Aspects of the career of Sir John Fastolf (1380-1459)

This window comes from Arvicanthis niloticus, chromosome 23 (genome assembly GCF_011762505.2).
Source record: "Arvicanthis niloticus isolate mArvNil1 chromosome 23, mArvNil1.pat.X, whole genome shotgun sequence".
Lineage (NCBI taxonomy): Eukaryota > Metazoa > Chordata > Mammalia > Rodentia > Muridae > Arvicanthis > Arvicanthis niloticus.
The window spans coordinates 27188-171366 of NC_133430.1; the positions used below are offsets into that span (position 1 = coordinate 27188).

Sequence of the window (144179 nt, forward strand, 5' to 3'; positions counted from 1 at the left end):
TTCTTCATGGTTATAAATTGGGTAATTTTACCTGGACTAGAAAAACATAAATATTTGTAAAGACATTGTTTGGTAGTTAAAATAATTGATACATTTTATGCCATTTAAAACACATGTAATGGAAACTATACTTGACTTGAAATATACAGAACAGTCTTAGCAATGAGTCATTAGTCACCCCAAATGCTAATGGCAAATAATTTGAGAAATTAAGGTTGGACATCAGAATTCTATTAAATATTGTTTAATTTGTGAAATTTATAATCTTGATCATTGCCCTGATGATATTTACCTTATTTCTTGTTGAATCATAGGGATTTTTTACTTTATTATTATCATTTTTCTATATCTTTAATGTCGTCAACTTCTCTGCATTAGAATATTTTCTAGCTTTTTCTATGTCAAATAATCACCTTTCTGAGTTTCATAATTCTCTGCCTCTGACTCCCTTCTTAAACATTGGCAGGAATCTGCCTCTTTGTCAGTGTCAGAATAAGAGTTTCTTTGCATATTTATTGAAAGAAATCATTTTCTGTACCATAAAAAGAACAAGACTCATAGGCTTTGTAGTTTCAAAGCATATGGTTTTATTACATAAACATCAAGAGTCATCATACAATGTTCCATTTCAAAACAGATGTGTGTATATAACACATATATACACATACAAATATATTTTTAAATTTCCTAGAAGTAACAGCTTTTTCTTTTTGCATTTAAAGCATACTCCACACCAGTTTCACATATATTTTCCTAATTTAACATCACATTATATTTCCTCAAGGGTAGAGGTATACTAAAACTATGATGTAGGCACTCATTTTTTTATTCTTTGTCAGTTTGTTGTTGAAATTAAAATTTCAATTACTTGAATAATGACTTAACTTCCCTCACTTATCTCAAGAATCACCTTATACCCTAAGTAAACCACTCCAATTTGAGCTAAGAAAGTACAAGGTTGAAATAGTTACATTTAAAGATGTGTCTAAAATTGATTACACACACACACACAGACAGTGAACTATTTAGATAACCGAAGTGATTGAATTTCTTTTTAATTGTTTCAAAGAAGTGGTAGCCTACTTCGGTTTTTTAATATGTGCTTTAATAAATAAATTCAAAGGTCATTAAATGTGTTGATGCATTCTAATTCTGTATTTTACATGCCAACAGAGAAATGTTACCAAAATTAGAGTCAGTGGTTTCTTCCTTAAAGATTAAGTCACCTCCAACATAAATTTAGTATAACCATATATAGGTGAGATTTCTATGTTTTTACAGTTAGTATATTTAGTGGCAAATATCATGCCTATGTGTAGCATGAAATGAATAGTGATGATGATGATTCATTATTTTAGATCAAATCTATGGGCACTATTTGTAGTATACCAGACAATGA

This thesis, which is based on manuscripts in Magdalen College, Oxford, is a study of the English career of Sir John Fastolf (1380-1459). In the first chapter Fastolf's investment in land is examined and the conclusion is reached that Fastolf bought property in a limited and artificial market. The second chapter analyses the administration of Fastolf's estates. It demonstrates that Fastolf paid close attention to administration and policy-making. A survey of Fastolf's friends and associates, particularly in the light of the feoffments he made, is undertaken in the third chapter. The subject of the fourth chapter is the emnity between Fastolf and William, Duke of Suffolk during the 1440s. The high-handedness of the Duke and his officers is emphasised. The major lawsuits fought by Fastolf are studied in the final chapter. It is concluded that Fastolf suffered not because he had bought property unwisely but because he was the victim of the acquisitiveness of men who had political power during Suffolk's supremacy. Disputes, nevertheless, were almost always conducted in a peaceful way.